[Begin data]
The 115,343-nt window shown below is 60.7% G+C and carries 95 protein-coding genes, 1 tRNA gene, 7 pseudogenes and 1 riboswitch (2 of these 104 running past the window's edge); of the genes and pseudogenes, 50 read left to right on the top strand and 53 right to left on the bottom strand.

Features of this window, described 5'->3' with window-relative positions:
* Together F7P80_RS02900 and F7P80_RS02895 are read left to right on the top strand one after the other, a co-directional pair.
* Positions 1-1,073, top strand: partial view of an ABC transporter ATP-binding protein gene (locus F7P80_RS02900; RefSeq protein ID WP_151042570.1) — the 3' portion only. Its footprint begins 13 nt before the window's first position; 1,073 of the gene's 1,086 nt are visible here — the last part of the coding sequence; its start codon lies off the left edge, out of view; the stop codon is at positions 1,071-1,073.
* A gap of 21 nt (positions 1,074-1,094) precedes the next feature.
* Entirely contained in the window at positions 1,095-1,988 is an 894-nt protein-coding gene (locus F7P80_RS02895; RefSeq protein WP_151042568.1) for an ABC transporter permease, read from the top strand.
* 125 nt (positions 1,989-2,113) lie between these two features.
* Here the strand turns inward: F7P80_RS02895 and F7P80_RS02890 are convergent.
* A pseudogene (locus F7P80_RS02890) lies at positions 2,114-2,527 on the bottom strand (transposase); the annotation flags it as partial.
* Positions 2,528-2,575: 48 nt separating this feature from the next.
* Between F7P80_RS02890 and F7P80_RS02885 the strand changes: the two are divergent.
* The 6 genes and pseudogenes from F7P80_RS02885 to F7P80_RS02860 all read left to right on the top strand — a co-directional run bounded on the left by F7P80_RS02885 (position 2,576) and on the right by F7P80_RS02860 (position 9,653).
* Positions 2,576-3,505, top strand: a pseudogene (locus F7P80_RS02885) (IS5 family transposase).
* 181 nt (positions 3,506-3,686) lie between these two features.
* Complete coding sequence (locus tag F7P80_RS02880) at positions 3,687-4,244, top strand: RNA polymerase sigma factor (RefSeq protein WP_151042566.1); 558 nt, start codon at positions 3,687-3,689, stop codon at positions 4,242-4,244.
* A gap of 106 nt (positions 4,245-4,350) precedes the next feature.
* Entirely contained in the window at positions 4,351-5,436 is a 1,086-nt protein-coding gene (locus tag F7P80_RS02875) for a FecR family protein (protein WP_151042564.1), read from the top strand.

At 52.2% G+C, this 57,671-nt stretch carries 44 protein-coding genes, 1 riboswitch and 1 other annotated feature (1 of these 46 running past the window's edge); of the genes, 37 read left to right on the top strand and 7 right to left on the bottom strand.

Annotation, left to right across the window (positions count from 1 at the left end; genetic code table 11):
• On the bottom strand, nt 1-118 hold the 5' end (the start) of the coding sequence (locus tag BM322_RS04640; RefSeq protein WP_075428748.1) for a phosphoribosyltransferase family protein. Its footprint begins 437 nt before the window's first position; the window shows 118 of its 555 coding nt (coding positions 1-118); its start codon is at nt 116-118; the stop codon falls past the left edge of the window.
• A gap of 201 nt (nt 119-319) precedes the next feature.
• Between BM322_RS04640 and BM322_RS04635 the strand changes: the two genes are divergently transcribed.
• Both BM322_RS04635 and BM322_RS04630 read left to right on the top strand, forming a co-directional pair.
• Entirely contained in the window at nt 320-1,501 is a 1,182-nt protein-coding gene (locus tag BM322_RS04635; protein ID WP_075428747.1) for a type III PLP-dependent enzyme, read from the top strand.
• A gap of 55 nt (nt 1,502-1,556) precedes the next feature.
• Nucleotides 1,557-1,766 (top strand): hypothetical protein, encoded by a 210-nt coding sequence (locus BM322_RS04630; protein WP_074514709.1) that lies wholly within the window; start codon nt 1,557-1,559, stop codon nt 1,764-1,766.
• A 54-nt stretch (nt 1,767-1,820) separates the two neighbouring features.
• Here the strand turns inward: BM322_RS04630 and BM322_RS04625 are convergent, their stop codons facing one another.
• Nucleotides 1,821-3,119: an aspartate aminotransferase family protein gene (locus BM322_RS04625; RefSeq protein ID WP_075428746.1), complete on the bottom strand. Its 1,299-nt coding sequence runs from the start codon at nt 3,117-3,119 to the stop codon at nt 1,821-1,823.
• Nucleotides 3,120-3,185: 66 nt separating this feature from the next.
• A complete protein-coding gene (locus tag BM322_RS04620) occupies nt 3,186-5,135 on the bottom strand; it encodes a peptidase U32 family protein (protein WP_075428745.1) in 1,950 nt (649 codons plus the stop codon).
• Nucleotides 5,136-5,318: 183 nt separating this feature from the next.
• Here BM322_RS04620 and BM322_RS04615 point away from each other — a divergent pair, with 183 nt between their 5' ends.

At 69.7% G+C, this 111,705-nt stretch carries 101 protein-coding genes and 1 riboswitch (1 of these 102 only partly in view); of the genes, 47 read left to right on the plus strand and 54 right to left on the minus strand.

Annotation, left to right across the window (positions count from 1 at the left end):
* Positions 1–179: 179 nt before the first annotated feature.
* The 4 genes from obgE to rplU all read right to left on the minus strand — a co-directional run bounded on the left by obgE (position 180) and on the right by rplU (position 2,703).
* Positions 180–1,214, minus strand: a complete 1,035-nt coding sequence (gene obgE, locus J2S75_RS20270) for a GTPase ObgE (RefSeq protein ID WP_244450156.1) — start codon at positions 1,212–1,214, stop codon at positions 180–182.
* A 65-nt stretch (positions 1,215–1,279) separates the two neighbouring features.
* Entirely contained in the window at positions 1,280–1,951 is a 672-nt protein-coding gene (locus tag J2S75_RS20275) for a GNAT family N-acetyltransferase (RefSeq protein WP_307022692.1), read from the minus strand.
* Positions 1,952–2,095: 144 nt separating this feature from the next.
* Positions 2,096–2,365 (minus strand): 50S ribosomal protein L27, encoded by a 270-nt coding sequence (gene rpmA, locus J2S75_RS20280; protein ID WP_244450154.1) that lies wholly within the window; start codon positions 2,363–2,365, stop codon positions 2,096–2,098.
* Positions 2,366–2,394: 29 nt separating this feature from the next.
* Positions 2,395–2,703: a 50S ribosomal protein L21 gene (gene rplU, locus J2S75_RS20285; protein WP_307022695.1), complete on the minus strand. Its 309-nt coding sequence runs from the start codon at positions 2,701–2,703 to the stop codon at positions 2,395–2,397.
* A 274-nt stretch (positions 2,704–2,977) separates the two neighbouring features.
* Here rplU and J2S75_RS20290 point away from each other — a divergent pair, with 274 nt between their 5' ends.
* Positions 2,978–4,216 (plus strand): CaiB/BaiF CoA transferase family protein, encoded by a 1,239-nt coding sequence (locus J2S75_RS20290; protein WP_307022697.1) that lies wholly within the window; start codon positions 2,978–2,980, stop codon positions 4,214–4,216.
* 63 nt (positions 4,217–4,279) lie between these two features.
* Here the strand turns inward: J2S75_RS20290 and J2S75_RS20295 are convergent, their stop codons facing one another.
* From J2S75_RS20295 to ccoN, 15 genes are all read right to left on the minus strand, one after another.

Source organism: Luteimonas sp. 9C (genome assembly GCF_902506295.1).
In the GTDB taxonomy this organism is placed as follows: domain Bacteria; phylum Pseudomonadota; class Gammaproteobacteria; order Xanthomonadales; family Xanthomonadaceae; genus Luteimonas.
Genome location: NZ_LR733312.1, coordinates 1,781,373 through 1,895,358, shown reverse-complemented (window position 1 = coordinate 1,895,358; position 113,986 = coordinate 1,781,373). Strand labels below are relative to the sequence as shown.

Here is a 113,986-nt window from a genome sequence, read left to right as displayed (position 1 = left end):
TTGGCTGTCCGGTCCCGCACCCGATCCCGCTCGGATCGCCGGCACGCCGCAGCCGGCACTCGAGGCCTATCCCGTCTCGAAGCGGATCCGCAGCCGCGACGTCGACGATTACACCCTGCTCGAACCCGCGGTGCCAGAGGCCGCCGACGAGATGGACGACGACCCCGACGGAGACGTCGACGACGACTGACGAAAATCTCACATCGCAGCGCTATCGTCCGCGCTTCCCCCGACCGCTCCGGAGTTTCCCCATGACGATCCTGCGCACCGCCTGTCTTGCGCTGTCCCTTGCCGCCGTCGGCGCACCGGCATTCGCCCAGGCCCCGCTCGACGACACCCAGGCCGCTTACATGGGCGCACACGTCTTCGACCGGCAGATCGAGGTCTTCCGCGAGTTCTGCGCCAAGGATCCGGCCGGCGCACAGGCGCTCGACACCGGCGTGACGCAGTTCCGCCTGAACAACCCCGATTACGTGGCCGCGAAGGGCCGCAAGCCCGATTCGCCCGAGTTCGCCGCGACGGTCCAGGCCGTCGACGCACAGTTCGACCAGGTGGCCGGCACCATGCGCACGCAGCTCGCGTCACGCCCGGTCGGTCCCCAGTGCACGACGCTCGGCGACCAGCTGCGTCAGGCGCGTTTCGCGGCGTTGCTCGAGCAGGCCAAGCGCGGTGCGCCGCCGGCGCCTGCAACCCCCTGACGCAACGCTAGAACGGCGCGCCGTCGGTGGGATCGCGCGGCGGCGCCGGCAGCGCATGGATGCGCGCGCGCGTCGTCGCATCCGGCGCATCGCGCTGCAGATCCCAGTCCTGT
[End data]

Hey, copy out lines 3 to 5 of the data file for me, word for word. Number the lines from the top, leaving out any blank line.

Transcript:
* Together F7P80_RS02900 and F7P80_RS02895 are read left to right on the top strand one after the other, a co-directional pair.
* Positions 1-1,073, top strand: partial view of an ABC transporter ATP-binding protein gene (locus F7P80_RS02900; RefSeq protein ID WP_151042570.1) — the 3' portion only. Its footprint begins 13 nt before the window's first position; 1,073 of the gene's 1,086 nt are visible here — the last part of the coding sequence; its start codon lies off the left edge, out of view; the stop codon is at positions 1,071-1,073.
* A gap of 21 nt (positions 1,074-1,094) precedes the next feature.